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Alan Shelman, with Stand to Reason, offered an interesting perspective on faith in a recent editorial.
“Too many people believe faith is blind, wishful thinking,” he wrote. “Scripture, however, defines it differently (see Hebrews 11). Biblical faith is best characterized as trust. We don’t put our trust in something for no reason. We don’t blindly believe anyone. Rather, we put our trust in what or whom we have good reason to believe is trustworthy.”
I understand where he is coming from. People talk about having “faith” in finding a new job, without doing any of the work to seek one out. They have “faith” in ending their financial problems, as though a check will arrive unexpectedly without controlling their spending or having any buckets to collect new revenue.
“The efficacy of (power to produce) faith is dependent not on the subject who expresses faith, but on the object of faith. It doesn’t matter how much or how little faith you have. It only matters in whom you place your faith,” Alan wrote.
As an example, he compared two types of airline passengers who have their eyes shut. One is a frequent flyer who is already napping before the aircraft even takes off and the second is a first-time flyer who has his eyes shut out of fear.
“The former finds flying so mundane, he’s sleeping. The latter is so scared, he’s saying his final prayer. One has total confidence, while the other has total trepidation,” he explained.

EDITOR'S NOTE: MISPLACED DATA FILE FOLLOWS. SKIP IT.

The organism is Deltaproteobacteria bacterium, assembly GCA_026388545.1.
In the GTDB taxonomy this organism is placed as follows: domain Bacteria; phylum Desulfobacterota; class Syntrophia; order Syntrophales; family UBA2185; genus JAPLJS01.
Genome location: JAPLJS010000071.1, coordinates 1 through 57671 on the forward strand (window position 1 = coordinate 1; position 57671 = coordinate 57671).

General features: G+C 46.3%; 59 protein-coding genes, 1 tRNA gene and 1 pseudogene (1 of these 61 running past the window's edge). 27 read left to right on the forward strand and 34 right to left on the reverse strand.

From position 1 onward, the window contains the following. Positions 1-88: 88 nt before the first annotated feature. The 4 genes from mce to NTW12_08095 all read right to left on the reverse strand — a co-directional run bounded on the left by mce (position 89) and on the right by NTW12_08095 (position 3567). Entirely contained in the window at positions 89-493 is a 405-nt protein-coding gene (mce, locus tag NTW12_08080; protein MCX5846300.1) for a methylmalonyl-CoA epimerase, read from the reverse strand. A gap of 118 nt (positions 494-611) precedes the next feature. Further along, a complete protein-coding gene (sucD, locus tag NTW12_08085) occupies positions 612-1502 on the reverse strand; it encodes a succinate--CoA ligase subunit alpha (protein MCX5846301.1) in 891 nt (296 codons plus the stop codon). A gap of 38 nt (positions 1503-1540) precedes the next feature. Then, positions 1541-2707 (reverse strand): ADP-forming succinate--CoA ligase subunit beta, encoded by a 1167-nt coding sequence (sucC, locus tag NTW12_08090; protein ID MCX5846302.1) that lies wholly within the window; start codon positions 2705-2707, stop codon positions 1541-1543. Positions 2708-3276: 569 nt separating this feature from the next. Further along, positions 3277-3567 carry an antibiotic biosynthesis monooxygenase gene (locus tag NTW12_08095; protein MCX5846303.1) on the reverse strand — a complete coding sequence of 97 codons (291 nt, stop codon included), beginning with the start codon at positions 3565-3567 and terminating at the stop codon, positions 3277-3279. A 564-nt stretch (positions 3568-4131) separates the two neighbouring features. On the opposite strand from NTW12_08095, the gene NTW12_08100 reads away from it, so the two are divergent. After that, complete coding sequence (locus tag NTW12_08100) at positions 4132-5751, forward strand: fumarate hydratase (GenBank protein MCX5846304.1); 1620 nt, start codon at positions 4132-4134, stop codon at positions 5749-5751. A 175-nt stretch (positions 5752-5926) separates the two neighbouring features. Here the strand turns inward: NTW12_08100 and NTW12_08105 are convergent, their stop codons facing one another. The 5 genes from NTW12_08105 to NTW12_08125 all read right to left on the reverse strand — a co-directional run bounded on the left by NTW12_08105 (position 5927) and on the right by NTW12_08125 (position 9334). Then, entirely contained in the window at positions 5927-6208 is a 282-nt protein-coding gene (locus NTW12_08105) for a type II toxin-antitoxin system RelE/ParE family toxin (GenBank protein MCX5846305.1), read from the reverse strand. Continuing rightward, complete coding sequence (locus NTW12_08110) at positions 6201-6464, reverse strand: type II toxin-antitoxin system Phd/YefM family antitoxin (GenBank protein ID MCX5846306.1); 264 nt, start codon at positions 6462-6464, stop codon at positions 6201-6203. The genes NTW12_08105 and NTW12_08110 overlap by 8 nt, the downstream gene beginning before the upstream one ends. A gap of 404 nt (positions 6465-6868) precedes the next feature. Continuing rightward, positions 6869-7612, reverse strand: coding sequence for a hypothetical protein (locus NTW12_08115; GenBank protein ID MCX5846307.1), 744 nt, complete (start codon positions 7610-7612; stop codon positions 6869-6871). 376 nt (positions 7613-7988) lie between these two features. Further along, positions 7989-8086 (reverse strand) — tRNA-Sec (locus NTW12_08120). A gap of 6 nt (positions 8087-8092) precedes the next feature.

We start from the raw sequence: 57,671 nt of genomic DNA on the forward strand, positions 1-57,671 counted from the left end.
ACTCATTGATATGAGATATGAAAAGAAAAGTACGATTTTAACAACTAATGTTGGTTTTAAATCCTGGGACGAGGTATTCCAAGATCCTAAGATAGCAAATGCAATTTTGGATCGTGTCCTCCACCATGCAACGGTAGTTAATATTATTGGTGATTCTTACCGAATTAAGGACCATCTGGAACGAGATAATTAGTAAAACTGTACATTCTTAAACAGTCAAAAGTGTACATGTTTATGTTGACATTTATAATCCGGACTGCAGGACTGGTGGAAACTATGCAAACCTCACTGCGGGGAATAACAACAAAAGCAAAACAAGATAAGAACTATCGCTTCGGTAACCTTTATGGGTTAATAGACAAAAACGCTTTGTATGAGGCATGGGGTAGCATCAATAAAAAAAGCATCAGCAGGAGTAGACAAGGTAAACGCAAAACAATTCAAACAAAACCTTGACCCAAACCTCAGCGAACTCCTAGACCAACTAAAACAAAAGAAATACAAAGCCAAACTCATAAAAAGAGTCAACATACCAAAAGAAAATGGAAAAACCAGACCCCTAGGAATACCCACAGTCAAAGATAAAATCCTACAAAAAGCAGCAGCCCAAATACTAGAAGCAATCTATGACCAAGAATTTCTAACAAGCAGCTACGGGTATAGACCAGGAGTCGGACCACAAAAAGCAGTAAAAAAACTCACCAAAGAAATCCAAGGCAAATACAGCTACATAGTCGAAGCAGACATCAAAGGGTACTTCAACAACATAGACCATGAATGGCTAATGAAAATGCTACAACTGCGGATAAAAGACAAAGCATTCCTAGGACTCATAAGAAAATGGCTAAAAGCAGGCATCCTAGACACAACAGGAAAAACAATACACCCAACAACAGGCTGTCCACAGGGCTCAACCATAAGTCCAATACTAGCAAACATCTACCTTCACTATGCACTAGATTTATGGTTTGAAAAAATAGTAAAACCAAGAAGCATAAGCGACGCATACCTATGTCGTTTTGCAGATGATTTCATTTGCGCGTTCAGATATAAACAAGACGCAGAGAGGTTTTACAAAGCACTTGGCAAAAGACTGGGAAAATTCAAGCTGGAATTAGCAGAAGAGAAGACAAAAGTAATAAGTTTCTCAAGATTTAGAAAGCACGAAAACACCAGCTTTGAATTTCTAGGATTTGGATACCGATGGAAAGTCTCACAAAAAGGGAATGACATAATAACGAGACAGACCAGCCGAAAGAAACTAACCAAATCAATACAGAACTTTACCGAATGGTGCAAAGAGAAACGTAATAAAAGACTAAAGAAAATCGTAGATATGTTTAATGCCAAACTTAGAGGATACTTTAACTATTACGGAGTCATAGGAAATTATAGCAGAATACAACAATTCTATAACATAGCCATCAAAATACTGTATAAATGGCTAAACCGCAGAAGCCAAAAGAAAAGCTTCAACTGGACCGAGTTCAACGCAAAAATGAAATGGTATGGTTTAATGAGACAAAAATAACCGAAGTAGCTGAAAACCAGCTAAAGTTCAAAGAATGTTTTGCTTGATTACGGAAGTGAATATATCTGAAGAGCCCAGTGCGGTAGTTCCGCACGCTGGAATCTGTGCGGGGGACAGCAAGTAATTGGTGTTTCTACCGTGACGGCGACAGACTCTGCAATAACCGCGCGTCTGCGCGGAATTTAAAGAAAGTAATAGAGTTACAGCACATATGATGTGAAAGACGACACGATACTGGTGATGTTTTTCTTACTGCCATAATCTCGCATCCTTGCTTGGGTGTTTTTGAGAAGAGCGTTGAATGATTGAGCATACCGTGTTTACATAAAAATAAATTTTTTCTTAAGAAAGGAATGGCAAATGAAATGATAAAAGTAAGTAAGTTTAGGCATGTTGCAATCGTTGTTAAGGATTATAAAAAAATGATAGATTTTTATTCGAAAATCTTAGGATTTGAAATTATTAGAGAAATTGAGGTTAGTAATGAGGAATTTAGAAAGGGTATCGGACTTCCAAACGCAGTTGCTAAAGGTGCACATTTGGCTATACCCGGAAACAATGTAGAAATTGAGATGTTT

One has faith in the aircraft and pilot while the other has doubts.
“The same is true with our faith in Christ. It doesn’t matter how much or how little faith you have. What matters is who you put your faith in,” Alan wrote. “You could struggle with doubt, while another believer is confident in his faith. Neither one is ‘more saved’ than the other. So long as you both put your faith in Jesus, you will be saved.”
That’s why Jesus’ parable of the mustard seed is so important. It’s not the size of faith that matters as much as the presence of faith and the source of that faith. If you genuinely believe God is powerful enough to effect change to your situation, that’s all that is needed.
If you truly believe that your sins are forgiven and that you’ll enjoy eternal life when your mortal body give out — because Jesus said so — that’s faith. But, if you continuously doubt whether you are “good enough” to get into heaven and rather keep striving to make up for that perceived deficiency through YOUR good works, then you haven’t put your faith in Jesus.
As Alan noted, Jesus commended two people for their “great” faith:
- The Roman soldier, in Matthew 8:5-13, who was convinced that Jesus could heal his servant by simply speaking it into existence.
- A woman, in Matthew 15:18, who begs Jesus to heal her demon-possessed daughter simply because of who Jesus is.
“In both cases, it wasn’t about how much or how little faith they had, but in whom they placed their faith. Jesus was the object of their faith, and since he was a trustworthy and capable person to carry out their request, their loved ones were healed,” Alan wrote.
Faith of a mustard seed can accomplish mighty things.